Borodin Symphonies Nos. 2 & 3 Numbered Limited Edition 180g 45rpm 2LP
TAS Super LP List! Special Merit: Classical
Numbered, Limited Edition 180g 45rpm 2LP! Pressed at
Mastered by Bernie Grundman from the Original Analog Master Tapes!
Deluxe Laminated Gatefold Jackets! Only 2500 Numbered, Limited Edition Copies
Ernest Ansermet conducts L'Orchestre de la Suisse Romande for this 1954
recording of Borodin's Second & Third Symphonies.
"Probably the most important large-scale work by Borodin, the Second Symphony is considered one of his greatest... The massed strings are especially gorgeous and natural-sounding... if you have a high quality turntable system and love Borodin this is a must-have. Theres no surface noise whatever." - John Sunier, www.audaud.com
Alexander Porfiryevich Borodin was a Russian Romantic composer, doctor, and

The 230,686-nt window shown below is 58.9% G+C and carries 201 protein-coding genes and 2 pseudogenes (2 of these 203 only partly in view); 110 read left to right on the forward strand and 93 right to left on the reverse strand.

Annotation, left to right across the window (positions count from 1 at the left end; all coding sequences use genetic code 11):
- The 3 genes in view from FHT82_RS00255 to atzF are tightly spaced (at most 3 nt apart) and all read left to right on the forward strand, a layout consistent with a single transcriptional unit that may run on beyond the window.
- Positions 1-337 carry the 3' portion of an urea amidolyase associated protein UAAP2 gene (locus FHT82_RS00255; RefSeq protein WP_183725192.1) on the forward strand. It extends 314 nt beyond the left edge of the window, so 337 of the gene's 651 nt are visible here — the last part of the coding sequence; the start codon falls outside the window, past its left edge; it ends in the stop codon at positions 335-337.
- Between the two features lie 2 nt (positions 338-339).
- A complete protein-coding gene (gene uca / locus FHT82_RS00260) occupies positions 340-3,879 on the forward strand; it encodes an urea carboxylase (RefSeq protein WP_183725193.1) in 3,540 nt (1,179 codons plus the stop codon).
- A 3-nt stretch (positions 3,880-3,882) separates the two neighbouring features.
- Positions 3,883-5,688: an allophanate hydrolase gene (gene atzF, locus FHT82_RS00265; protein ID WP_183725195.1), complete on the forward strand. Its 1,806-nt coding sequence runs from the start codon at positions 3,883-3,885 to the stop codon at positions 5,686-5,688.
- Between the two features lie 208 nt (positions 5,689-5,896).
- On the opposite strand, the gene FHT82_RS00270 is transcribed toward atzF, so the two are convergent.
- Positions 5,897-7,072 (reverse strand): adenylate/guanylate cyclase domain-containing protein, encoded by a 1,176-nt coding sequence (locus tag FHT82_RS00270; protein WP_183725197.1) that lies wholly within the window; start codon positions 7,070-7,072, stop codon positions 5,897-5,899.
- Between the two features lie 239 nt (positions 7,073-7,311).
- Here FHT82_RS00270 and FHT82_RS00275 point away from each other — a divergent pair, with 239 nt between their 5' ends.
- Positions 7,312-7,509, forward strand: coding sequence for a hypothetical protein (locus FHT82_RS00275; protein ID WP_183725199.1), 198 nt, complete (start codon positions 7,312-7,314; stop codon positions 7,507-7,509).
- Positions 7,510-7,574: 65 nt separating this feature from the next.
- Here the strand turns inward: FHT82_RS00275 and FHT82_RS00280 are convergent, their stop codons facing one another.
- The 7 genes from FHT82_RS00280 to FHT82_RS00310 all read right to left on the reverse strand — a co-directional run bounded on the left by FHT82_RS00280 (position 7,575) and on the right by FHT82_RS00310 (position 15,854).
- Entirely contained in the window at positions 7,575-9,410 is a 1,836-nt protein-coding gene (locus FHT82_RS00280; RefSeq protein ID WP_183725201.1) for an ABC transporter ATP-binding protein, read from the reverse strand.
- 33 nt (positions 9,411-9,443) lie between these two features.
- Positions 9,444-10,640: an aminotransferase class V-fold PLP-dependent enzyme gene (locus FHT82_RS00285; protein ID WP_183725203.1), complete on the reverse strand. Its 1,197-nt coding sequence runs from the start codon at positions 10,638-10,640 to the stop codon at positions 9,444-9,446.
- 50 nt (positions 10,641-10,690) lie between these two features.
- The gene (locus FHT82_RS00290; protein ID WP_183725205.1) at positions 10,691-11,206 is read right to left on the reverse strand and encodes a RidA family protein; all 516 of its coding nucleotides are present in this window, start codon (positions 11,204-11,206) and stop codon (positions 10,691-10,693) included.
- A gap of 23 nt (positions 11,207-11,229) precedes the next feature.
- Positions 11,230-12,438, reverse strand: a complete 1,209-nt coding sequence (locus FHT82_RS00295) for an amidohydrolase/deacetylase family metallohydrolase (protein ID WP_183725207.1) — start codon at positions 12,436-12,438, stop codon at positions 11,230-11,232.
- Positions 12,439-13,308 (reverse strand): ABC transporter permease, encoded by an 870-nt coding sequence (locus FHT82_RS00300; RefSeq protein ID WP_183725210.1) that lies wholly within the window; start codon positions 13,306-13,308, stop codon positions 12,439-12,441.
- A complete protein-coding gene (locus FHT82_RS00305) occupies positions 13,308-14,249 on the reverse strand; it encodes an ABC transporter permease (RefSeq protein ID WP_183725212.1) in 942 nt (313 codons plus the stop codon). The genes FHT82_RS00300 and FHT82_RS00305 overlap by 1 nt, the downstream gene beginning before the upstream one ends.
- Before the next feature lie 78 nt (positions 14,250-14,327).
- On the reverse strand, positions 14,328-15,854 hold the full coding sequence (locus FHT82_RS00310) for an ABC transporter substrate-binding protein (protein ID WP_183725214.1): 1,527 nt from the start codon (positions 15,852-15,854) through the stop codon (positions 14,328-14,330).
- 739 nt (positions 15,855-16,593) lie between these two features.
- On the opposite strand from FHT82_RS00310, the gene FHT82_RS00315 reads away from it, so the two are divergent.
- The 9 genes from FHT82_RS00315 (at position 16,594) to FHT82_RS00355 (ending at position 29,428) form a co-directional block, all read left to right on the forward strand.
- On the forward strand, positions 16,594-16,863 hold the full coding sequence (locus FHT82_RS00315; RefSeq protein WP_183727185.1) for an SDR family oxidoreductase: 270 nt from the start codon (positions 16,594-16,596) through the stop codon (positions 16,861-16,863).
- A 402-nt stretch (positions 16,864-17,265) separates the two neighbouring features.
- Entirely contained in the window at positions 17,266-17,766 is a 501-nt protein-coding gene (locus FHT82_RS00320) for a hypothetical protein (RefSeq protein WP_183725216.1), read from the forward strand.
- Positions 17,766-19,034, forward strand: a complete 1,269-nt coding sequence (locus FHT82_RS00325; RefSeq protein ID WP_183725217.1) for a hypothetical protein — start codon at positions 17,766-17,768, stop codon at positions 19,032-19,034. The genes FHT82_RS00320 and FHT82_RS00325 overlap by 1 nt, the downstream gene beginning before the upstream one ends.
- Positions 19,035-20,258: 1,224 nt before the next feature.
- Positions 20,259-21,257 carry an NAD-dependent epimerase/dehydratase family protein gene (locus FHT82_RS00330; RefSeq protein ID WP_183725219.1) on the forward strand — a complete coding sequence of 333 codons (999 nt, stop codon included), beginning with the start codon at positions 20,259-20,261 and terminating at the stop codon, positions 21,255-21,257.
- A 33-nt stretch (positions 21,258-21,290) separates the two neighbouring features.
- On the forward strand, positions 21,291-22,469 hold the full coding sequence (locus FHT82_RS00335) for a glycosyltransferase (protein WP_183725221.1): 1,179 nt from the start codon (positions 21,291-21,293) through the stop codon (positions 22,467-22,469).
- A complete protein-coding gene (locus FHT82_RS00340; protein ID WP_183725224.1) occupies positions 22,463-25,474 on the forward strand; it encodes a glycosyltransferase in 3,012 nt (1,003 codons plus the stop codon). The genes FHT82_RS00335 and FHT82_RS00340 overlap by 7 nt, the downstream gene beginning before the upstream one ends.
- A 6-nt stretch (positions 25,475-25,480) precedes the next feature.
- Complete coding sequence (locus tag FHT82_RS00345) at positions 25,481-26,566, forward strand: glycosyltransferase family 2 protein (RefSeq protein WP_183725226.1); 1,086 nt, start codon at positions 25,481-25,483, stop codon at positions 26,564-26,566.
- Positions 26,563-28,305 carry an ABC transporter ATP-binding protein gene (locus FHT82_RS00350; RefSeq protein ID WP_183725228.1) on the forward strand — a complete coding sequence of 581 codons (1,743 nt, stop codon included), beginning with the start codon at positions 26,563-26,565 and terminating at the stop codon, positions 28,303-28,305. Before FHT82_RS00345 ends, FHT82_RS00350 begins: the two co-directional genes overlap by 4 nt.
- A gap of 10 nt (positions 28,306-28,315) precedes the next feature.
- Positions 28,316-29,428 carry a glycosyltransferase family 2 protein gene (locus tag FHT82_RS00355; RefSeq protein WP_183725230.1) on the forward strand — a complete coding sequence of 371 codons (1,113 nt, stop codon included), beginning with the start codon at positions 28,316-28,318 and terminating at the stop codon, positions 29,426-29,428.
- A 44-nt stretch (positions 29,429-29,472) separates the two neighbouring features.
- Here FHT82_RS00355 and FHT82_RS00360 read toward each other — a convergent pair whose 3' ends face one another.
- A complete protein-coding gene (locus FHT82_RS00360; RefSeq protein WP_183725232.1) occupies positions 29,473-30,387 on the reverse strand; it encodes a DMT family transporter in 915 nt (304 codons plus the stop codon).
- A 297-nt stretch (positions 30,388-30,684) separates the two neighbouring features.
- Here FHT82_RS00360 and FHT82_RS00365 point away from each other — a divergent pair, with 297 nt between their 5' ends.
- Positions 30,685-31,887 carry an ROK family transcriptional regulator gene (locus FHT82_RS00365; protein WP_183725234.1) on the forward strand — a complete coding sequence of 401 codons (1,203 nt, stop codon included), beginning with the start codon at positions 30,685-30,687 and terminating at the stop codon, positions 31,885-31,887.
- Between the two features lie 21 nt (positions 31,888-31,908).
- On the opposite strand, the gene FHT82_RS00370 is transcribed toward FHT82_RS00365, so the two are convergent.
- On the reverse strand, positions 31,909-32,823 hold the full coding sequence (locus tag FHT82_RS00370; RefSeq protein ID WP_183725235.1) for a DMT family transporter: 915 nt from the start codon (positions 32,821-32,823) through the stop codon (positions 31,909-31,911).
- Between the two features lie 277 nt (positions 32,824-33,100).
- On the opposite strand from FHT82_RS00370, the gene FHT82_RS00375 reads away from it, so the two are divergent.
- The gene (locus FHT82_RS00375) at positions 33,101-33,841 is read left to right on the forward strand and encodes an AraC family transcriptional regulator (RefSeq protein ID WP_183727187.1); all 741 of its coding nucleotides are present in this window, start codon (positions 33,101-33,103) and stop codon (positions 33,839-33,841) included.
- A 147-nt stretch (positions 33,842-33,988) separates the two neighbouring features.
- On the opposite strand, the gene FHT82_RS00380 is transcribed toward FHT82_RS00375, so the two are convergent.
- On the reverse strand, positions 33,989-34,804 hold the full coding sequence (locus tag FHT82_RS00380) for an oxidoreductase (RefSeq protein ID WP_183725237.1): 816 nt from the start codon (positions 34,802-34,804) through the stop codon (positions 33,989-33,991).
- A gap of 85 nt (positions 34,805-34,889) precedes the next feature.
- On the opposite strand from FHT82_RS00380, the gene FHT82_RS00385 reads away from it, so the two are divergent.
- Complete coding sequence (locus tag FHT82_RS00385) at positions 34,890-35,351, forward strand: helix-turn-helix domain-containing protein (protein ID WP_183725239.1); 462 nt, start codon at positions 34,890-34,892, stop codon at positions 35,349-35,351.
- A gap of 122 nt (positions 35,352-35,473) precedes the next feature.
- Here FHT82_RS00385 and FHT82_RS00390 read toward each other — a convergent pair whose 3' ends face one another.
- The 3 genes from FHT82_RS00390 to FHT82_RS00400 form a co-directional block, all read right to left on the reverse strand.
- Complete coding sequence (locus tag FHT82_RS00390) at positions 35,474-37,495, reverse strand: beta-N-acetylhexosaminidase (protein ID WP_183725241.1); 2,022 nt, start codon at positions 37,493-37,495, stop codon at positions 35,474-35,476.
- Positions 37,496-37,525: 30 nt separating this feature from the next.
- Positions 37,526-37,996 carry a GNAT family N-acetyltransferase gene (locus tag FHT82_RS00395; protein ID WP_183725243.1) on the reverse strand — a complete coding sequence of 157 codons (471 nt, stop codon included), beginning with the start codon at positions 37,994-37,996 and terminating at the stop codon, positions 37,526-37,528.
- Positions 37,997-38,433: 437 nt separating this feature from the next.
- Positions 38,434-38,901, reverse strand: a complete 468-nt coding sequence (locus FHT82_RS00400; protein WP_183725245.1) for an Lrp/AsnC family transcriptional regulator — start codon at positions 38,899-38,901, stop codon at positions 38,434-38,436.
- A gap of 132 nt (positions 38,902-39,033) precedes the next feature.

chemist. He was a member of the group of composers called The Five (or "The
Mighty Handful"), who were dedicated to producing a specifically Russian kind of
art music. He is best known for his symphonies, his two string quartets, In the
Steppes of Central Asia and his opera Prince Igor. Music from Prince Igor and
his string quartets was later adapted for the US musical Kismet.
Symphony No. 2 in B minor by Alexander Borodin was composed intermittently
between 1869 and 1876. It consists of four movements and is considered the most
important large-scale work completed by the composer himself. It has many
melodic resemblances to both Prince Igor and Mlada, two theatre works that
diverted Borodin's attention on and off during the six years of composition.
Numbered, Limited Edition
Only 2500 numbered, limited edition copies worldwide!
Audiophile 180g 45rpm Vinyl
Numbered Deluxe Laminated Gatefold Jackets
Pressed at RTI
Mastered by Bernie Grundman from the Original Analog Master Tapes
L'Orchestre de la Suisse Romande
Ernest Ansermet, conductor
LP 1 - Sides A & B:
Alexander Borodin (1833-1887)
1. Symphony No. 2 in B Minor
LP 2 - Side C:
1. Symphony No. 3 in A Minor
LP 2 - Side D:
1. Prince Igor Overture
Recorded October & November 1954 at Victoria Hall, Geneva